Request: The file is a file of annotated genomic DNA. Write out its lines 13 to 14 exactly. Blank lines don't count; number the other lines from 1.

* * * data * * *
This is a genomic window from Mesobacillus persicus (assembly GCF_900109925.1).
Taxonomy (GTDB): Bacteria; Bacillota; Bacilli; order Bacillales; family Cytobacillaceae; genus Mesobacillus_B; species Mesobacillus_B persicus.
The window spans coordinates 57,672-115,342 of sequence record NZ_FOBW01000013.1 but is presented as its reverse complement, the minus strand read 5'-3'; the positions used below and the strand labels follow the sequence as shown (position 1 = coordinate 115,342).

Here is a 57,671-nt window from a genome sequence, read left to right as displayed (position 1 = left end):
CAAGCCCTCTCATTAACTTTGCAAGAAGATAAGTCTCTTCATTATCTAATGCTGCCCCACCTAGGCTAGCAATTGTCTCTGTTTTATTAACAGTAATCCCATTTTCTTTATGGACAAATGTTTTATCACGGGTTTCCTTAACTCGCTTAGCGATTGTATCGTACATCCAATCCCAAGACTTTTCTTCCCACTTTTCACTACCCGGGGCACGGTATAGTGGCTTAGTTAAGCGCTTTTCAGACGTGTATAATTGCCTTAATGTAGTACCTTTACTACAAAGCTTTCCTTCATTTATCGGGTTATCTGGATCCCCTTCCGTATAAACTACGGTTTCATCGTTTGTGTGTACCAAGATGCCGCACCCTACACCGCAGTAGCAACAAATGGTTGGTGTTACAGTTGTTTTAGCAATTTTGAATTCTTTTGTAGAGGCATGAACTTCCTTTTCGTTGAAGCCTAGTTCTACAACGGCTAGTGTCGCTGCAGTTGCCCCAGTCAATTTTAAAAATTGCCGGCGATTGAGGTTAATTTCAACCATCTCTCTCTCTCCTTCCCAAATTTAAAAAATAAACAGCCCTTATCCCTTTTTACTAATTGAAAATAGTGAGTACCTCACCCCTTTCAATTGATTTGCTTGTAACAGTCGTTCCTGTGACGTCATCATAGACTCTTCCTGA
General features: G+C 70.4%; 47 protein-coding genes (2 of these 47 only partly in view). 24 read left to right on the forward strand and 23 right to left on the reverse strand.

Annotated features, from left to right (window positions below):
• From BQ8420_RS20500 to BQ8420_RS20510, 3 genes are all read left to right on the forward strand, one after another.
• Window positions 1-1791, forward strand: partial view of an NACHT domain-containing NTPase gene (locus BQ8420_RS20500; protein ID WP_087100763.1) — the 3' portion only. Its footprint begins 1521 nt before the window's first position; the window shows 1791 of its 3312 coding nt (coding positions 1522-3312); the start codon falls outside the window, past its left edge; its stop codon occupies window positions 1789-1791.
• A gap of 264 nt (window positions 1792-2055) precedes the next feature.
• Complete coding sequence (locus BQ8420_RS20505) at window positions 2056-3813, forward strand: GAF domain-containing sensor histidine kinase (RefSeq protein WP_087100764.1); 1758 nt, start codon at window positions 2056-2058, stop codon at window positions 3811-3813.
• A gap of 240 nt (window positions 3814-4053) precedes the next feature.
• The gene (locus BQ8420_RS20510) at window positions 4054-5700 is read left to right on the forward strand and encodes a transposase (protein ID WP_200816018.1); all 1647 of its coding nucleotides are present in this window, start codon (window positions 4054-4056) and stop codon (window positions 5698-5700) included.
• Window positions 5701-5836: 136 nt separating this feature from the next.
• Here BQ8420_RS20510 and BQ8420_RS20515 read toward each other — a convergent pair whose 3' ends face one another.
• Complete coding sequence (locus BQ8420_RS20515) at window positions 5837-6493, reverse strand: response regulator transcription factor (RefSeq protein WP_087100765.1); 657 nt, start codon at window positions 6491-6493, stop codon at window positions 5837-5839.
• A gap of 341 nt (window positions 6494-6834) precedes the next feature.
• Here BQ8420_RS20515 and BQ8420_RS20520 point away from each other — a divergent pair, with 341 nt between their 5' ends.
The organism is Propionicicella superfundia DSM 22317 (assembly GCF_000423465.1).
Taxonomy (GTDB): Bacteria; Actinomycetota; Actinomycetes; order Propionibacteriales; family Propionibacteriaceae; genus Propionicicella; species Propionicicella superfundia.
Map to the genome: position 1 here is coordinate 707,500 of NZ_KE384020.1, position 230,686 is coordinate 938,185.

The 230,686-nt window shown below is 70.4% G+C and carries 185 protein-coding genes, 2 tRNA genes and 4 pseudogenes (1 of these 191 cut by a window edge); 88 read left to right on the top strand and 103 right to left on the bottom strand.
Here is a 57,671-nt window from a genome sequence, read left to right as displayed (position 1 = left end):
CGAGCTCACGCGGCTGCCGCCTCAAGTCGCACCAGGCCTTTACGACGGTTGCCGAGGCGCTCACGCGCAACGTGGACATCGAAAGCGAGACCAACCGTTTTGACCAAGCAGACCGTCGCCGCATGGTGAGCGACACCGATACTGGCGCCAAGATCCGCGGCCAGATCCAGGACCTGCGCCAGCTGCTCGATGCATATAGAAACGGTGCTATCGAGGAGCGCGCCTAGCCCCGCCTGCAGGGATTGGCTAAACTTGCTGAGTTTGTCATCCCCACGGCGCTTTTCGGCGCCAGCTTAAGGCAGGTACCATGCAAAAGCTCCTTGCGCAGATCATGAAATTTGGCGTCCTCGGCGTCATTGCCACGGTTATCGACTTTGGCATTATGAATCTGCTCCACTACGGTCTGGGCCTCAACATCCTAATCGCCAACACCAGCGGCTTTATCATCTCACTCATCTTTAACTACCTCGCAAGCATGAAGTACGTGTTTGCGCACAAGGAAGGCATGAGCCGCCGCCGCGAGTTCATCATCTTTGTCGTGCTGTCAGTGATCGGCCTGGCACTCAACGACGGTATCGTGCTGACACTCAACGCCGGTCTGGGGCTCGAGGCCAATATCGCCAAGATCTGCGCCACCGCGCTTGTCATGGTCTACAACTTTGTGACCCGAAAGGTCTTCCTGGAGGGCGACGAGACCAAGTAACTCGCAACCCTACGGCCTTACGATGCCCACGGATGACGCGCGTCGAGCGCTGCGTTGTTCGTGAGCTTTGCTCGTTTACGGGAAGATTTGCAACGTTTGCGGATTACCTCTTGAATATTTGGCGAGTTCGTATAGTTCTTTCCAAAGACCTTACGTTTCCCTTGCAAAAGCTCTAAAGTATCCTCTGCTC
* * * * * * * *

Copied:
• The gene (locus BQ8420_RS20510) at window positions 4054-5700 is read left to right on the forward strand and encodes a transposase (protein ID WP_200816018.1); all 1647 of its coding nucleotides are present in this window, start codon (window positions 4054-4056) and stop codon (window positions 5698-5700) included.
• Window positions 5701-5836: 136 nt separating this feature from the next.